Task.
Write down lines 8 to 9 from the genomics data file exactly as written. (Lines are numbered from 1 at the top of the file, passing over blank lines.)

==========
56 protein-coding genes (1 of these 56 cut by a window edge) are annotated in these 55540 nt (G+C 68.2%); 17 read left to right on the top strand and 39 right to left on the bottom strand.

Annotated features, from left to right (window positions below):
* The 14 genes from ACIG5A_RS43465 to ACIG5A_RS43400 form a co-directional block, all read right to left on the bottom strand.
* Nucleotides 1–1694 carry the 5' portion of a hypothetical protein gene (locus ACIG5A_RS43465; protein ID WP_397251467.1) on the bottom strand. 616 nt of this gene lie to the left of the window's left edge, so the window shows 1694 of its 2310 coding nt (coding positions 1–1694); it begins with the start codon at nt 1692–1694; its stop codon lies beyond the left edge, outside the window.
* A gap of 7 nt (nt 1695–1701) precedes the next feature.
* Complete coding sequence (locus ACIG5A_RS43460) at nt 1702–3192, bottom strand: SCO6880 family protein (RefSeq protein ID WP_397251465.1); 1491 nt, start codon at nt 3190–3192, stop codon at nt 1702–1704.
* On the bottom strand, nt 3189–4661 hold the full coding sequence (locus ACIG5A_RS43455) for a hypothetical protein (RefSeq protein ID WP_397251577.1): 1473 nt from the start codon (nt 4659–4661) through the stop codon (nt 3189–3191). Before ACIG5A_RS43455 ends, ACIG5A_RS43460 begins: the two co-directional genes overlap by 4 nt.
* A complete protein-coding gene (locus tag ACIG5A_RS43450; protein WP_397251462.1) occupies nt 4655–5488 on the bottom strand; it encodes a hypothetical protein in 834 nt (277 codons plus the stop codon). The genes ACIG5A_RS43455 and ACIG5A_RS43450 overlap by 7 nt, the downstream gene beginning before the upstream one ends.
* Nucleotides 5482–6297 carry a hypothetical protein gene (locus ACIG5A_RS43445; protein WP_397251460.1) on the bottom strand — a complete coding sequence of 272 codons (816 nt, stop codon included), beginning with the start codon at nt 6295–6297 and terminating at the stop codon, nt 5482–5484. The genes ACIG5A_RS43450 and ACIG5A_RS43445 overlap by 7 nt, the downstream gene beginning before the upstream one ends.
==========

* A complete protein-coding gene (locus tag ACIG5A_RS43450; protein WP_397251462.1) occupies nt 4655–5488 on the bottom strand; it encodes a hypothetical protein in 834 nt (277 codons plus the stop codon). The genes ACIG5A_RS43455 and ACIG5A_RS43450 overlap by 7 nt, the downstream gene beginning before the upstream one ends.
* Nucleotides 5482–6297 carry a hypothetical protein gene (locus ACIG5A_RS43445; protein WP_397251460.1) on the bottom strand — a complete coding sequence of 272 codons (816 nt, stop codon included), beginning with the start codon at nt 6295–6297 and terminating at the stop codon, nt 5482–5484. The genes ACIG5A_RS43450 and ACIG5A_RS43445 overlap by 7 nt, the downstream gene beginning before the upstream one ends.